A farm crisis is everybody’s crisis

by George Naylor

This article was originally published in March 2018

farm landscape with barn

As debates on the reauthorization of the 2018 Farm Bill are already underway, words of wisdom and warning from the former president of the National Family Farm Coalition.

After 40 years of family farm activism and five years serving as president of the National Family Farm Coalition, I’ve come to the conclusion that any president or congress paid for by giant multinational corporations and banks will never pass the kind of legislation needed to support and promote family farm systems. International free trade agreements with bipartisan support have destroyed the food sovereignty of nations, constricting any real farm policy choices that support a family farm system or protect the environment. For real progress to occur we must ignore the siren calls of partisanship or bipartisanship and instead carry a unifying message of our movement that, in turn, unifies the American voters for real change.

Parity policy

Some of us lived through the farm crisis of the 1980s and became active in the progressive family farm movement — organizing local meetings and tractorcades. At the first public meeting of the Iowa Farm Unity Coalition, I gave the farm policy and economy presentation, explaining the success of New Deal policies in creating farm parity and labor equality for a balanced economy. Parity includes the feature to index farm prices and the minimum wage to inflation. The reason we were having a farm crisis was that farm prices had lagged the rate of inflation for years.

Thanks to mobilization of the American Agriculture Movement, North American Farm Alliance and the National Family Farm Coalition, the national family farm movement was able to popularize the Harkin-Gephardt Bill, a federal bill guaranteeing farmers parity. The United Farmer and Rancher Congress, funded by Willie Nelson’s Farm Aid and made up of 2,600 locally elected farmers from around the country, also supported the parity legislation. I wrote and edited the policy handbook that was sent to delegates preceding the Congress. It was a thrilling time.

Then, in 1988, Jesse Jackson’s presidential primary effort here in Iowa — where he never shied away from the call for parity and attracted cheering crowds in small towns — surprised the pundits. One of his memorable slogans was, “The best urban policy starts with the best rural policy,” emphasizing the broad appeal of his message. He would say, “It takes both a right wing and a left wing to fly an airplane.”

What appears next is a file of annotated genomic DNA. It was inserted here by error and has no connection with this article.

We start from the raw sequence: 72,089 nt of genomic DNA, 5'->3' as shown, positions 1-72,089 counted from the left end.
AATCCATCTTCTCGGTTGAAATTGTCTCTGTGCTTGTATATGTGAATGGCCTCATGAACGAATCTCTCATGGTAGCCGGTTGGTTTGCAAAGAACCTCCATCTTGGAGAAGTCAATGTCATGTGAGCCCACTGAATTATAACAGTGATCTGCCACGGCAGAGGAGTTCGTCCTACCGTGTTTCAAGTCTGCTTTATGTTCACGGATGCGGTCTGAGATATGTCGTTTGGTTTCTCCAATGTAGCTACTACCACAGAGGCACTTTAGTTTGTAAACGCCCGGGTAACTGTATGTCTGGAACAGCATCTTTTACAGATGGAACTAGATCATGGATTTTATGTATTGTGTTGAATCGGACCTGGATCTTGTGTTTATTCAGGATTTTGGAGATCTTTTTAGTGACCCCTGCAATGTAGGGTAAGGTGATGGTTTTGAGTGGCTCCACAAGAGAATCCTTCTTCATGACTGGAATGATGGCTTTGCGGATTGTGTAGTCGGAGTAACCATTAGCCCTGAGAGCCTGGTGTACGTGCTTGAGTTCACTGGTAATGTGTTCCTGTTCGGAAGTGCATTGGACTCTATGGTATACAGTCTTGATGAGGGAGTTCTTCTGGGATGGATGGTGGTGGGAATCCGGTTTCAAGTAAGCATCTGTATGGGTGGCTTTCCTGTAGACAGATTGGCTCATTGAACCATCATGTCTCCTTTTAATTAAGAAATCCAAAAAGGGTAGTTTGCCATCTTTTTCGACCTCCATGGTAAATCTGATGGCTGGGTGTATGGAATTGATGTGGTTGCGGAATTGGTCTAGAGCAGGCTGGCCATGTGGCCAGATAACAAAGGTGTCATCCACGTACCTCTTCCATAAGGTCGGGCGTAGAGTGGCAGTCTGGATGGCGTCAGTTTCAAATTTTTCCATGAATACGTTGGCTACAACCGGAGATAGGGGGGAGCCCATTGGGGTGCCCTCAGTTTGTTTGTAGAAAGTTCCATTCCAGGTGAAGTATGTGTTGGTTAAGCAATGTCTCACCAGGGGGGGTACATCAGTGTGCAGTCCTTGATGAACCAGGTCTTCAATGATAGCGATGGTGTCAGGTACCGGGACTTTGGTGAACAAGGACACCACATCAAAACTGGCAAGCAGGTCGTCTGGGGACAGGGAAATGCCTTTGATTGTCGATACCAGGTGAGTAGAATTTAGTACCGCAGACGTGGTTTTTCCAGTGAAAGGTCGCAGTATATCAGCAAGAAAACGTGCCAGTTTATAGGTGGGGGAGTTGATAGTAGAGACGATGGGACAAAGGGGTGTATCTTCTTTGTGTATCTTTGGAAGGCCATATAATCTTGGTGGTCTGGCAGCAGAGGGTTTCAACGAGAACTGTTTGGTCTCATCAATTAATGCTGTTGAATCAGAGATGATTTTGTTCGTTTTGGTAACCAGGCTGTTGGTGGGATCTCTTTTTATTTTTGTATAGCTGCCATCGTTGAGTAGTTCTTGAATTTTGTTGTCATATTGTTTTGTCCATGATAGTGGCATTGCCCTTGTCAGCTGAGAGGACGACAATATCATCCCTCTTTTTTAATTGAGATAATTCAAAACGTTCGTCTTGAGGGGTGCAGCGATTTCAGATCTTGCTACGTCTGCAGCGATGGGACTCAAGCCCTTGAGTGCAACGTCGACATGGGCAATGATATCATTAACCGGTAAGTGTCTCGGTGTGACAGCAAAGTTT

It’s important for progressive politicians and organizations to realize that farmers in crisis were offered two other explanations for their plight. One was the Farm Bureau and agribusiness explanation of “supply and demand,” that government had no role in organizing the farm economy differently because farming was just like any other business. The other explanation offered only fear that our woes resulted from the intentions of international bankers who wanted to destroy American capitalism and lead us to communism. As unbelievable as these explanations may sound, these were the only (and obviously fruitless) alternative explanations available.

Farmers responded to the logic of parity well, recognizing that major multinational corporations were cashing in on the hard work of others worldwide. Despite many rallies and farm foreclosure demonstrations, I believe no violence was unleashed that would have totally alienated the public from our message. In fact, I believe there were conservative farmers who were quoting Dr. Martin Luther King about the power of nonviolence.

All in this together

In our current political climate, messaging that awakens people to the disastrous course of monopoly economic policy is imperative. As is all too obvious, “We’re all in this together.”

Here we are in 2018, facing a similar situation as the 1980s with a new farm crisis building. Progressive politicians and organizations face a choice: either continue to blame farmers for the ills of our agriculture system — ignoring that competition gives most farmers the only options of “get big or get out” — or recognize that farming and the pricing of farm products are not just like any other business.

Choosing the former will create a vacuum by addressing only the symptoms of the current free market system, alienating farmers and expecting workers and taxpayers to pay for piecemeal and inadequate solutions. This option also allows the Farm Bureau and agribusiness interests to maintain the theory of supply and demand while commandeering the causes for clean water and healthy food, opening the door to extremist appeals for scapegoating and potentially violent solutions.

The better choice is to appeal to grassroots values and promote progressive policies that correct the imbalances of economic power, uniting the American people together in the fight to create a better State and Nation for us all.

George Naylor is a non-GMO and organic farmer in Iowa and former president of the National Family Farm Coalition.

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